Anyone who offers half the deposit already knows that they owe the entire deposit, so, they’ll fold. Real estate conveyancing (in-office paperwork) and Litigation are really two separate and distinct professions. They are not the same at all. Not every doctor does surgery. When it comes to litigation, it’s better to have someone who actually goes to Court. You don’t want someone who is intimidated by the Court system. A well drafted claim, properly presented, with scheduled attendances for discoveries and motions will advance the case and result in a satisfactory conclusion.
If you are working with a lawyer who has never left the office, that’s not good. Your case, no matter what the merits, isn’t really going anywhere.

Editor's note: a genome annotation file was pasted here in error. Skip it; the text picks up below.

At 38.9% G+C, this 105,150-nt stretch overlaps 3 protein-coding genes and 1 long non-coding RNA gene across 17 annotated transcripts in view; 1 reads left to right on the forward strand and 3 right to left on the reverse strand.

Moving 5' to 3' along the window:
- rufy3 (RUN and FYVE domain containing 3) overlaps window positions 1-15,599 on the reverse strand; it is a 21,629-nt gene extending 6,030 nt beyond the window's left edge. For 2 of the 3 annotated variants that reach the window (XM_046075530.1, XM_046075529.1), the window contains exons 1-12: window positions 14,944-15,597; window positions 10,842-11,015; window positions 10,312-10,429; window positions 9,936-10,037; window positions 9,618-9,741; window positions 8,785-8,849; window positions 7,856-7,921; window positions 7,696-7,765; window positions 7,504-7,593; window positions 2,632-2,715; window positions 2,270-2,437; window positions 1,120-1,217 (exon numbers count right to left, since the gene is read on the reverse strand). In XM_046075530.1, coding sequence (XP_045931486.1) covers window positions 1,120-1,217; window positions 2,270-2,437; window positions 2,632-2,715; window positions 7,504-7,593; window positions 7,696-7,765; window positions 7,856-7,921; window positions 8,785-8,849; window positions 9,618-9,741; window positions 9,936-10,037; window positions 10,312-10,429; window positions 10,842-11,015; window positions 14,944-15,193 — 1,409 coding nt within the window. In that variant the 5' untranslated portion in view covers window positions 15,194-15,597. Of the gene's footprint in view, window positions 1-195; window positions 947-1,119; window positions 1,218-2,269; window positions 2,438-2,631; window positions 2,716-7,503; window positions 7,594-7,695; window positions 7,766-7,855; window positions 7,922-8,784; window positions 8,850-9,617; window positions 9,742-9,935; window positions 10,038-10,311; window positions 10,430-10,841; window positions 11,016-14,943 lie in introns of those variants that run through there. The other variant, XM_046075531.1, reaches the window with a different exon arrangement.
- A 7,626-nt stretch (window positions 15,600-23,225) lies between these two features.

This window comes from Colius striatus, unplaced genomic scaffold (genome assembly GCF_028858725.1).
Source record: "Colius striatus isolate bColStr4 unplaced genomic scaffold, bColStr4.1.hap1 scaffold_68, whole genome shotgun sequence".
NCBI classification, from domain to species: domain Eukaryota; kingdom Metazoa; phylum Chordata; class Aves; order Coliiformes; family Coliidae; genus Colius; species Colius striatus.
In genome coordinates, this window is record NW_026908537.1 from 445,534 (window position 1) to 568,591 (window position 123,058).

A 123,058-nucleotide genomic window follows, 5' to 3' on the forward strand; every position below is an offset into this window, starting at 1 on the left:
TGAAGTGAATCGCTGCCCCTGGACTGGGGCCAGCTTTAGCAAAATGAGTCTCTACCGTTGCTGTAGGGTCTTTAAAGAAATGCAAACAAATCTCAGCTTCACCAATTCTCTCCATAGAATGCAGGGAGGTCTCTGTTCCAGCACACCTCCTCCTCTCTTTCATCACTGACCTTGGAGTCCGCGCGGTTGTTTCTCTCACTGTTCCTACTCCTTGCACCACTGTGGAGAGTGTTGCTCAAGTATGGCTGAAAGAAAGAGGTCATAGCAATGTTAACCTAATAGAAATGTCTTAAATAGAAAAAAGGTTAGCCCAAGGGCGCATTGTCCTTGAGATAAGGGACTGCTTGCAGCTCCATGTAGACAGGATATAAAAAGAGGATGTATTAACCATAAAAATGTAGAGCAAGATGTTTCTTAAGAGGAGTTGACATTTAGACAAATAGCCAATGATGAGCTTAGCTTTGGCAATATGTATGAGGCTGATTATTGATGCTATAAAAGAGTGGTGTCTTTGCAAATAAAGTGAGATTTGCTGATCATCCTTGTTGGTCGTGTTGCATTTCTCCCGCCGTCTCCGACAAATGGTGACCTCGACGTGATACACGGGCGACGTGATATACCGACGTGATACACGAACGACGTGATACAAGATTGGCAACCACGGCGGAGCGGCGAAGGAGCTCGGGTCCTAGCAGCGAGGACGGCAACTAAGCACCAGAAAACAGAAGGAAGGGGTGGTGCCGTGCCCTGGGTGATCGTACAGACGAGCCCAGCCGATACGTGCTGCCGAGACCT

You need to have a motion for Judgment in the case of the deposit. That’s fine if you have a $25,000 deposit, but it’s a worthless remedy with a $1,000 (token of good/bad faith) deposit. Now, whose fault was that?
For those that pursue litigation with a good case, there’s usually a good result. Now, if there’s a problem collecting from the other party, this is prime time to consider adding others to the lawsuit, ie. the real estate agent(s). The Judgment can be renewed for 20 years. That’s a long time for someone, never to have any money. It’s easier to just pay the claim. This is the time to be aggressive with collection techniques. Very few people will consider going bankrupt for amounts less than $50,000.
In England, there’s a clear distinction between Barristers and Solicitors. You need a Court room lawyer for this type of issue. So, hire a real Trial Lawyer and you are “good to go”. Hire a person who has never gone to Court, and you are wasting your time and your money and eventually you will be disillusioned about the system. In fact, you are likely to tell others that “it’s not worth it”.
Yes, one more thing, real Trial Lawyers are expensive, but if you are looking for success, then hire a professional (just like real estate).
Brian Madigan LL.B., Broker